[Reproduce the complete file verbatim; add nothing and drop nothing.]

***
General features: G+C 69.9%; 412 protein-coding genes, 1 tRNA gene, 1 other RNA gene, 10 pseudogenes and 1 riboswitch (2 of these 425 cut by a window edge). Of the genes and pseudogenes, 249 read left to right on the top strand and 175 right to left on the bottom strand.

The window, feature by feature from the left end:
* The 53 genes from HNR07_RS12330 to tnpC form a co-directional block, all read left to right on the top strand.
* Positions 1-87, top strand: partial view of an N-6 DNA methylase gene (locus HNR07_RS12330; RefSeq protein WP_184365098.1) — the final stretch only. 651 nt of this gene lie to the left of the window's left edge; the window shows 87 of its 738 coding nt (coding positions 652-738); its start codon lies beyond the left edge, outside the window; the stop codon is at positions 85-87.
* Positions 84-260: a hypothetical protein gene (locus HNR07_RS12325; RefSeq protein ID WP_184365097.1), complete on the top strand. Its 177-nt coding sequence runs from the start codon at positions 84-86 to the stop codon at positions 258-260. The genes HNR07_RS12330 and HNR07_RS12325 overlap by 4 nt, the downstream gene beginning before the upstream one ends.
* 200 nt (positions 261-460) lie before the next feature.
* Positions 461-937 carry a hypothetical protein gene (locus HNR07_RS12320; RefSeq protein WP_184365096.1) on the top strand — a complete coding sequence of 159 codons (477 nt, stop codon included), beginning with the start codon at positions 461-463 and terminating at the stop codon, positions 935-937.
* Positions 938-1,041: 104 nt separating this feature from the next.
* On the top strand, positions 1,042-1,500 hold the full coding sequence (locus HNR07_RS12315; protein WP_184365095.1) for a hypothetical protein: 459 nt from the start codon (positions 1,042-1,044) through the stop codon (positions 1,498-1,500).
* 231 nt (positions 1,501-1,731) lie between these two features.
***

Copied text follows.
General features: G+C 69.9%; 412 protein-coding genes, 1 tRNA gene, 1 other RNA gene, 10 pseudogenes and 1 riboswitch (2 of these 425 cut by a window edge). Of the genes and pseudogenes, 249 read left to right on the top strand and 175 right to left on the bottom strand.

The window, feature by feature from the left end:
* The 53 genes from HNR07_RS12330 to tnpC form a co-directional block, all read left to right on the top strand.
* Positions 1-87, top strand: partial view of an N-6 DNA methylase gene (locus HNR07_RS12330; RefSeq protein WP_184365098.1) — the final stretch only. 651 nt of this gene lie to the left of the window's left edge; the window shows 87 of its 738 coding nt (coding positions 652-738); its start codon lies beyond the left edge, outside the window; the stop codon is at positions 85-87.
* Positions 84-260: a hypothetical protein gene (locus HNR07_RS12325; RefSeq protein ID WP_184365097.1), complete on the top strand. Its 177-nt coding sequence runs from the start codon at positions 84-86 to the stop codon at positions 258-260. The genes HNR07_RS12330 and HNR07_RS12325 overlap by 4 nt, the downstream gene beginning before the upstream one ends.
* 200 nt (positions 261-460) lie before the next feature.
* Positions 461-937 carry a hypothetical protein gene (locus HNR07_RS12320; RefSeq protein WP_184365096.1) on the top strand — a complete coding sequence of 159 codons (477 nt, stop codon included), beginning with the start codon at positions 461-463 and terminating at the stop codon, positions 935-937.
* Positions 938-1,041: 104 nt separating this feature from the next.
* On the top strand, positions 1,042-1,500 hold the full coding sequence (locus HNR07_RS12315; protein WP_184365095.1) for a hypothetical protein: 459 nt from the start codon (positions 1,042-1,044) through the stop codon (positions 1,498-1,500).
* 231 nt (positions 1,501-1,731) lie between these two features.